According to the White House's
Ron Burgundy Tony Snow, former President Bill Clinton has a "case" of whatever is "Arkansan is for chutzpah."
Snow's comments came in an op-ed for USA Today that responded to comments by, among others, President Clinton, criticizing the Administration's decision to commute Scooter Libby's sentence. (Sidenote: Who knew USA Today had opinions?)
In their coverage of Snow's piece, CNN.com provided readers with a definition of chutzpah: "shameless audacity; imprudence; brass." Another source, Merriam-Webster calls it "supreme self-confidence: nerve, gall".
I'm no English language expert, but I'm not sure you can have a "case" of this. Either you gots it or you don't. It ain't a disease. (Paging Bill Safire: I expect to read more on this on Sunday.)
And while I'm not going to chalk this up to nuanced anti-semitism (as one easily could), I will chalk it up to confusion on Snow's part. Newsmen have been confused about this word before. In 2005, a Canadian TV Anchor named Jim Walcott made a similar mistake:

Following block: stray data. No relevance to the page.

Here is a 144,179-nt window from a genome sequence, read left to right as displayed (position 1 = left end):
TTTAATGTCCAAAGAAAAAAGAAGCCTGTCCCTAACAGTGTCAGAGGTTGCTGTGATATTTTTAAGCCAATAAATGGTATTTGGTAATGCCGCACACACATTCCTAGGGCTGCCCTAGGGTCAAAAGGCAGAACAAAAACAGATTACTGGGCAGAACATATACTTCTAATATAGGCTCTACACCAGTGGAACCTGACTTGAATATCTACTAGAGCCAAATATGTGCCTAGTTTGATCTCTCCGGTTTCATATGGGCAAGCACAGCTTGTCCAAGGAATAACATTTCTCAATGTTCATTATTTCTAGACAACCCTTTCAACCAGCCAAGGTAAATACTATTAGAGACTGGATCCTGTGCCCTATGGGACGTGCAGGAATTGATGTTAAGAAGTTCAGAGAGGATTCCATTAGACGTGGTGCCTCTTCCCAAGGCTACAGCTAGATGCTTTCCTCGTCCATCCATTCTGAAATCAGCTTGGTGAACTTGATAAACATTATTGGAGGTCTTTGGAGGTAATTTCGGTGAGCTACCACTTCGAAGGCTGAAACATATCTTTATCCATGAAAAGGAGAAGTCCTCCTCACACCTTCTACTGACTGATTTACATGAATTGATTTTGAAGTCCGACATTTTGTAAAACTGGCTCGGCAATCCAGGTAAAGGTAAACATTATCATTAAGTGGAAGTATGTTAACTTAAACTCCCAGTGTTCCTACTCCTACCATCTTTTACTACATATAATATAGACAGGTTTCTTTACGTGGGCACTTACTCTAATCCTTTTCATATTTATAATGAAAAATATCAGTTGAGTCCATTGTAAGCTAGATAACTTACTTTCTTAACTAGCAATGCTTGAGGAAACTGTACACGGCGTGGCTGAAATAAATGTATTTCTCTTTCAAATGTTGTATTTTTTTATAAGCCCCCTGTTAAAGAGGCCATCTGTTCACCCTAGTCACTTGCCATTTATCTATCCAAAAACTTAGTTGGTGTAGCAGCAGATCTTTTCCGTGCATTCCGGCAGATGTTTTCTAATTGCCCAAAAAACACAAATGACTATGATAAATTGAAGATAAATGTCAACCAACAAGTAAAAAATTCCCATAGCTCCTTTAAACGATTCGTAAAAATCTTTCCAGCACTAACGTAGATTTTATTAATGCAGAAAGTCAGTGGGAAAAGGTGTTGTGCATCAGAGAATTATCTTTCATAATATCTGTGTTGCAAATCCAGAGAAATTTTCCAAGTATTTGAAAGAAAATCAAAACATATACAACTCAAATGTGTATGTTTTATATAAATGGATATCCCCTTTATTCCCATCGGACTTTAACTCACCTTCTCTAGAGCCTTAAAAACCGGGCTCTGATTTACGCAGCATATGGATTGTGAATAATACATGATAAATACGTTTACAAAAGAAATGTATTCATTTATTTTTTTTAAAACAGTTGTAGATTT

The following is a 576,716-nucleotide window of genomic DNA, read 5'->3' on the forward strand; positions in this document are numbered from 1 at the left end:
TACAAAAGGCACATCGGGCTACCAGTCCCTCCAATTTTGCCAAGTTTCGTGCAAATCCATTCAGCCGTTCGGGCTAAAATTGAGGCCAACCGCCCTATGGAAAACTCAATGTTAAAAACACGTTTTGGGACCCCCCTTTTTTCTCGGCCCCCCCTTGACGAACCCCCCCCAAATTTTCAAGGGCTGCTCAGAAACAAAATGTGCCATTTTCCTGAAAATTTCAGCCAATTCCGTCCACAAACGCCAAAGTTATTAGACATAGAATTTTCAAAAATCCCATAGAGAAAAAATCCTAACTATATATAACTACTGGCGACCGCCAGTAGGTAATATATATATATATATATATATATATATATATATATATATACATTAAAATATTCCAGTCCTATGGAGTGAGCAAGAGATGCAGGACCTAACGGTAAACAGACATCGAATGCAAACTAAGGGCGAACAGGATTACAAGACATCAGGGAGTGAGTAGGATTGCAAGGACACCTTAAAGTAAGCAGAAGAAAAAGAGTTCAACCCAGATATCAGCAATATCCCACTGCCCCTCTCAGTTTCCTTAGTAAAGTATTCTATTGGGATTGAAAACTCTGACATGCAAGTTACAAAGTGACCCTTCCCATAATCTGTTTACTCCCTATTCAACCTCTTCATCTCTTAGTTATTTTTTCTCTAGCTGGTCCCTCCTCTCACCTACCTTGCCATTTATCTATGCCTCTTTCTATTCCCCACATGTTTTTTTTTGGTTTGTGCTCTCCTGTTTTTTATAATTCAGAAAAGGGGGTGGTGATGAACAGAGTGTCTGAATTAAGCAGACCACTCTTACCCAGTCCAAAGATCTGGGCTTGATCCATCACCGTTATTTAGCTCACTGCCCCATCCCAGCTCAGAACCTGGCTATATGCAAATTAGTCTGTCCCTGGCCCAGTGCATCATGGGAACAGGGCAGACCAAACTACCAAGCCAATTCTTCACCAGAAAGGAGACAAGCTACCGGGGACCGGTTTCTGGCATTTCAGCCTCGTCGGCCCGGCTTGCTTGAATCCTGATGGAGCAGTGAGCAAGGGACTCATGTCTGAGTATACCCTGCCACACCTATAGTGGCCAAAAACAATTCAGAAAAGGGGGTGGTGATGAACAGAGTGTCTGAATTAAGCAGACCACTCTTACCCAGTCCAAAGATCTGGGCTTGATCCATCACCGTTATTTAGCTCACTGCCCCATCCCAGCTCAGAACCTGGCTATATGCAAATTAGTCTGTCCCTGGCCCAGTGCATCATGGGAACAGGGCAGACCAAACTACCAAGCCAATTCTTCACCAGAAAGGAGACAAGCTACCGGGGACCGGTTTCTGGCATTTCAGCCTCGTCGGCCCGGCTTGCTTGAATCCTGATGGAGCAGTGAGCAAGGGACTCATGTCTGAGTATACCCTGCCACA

Jim Walcott: As you know, I am converting to Judaism. Fascinating religion, with the prayer shawl and that little chutzpah you wear on the back of your head.
Jeremy: Yamulke... it's called a Yamulke.
Jim Walcott: Really? Then the shawl is a chutzpah.
Jeremy: Chutzpah is "gall," Jim. Example of chutzpah: A kid goes into his parents' bedroom, torches the place. The kid is tried for murder. He throws himself on the mercy of the court because he is an orphan. That's "chutzpah."
Jim Walcott: Fascinating language.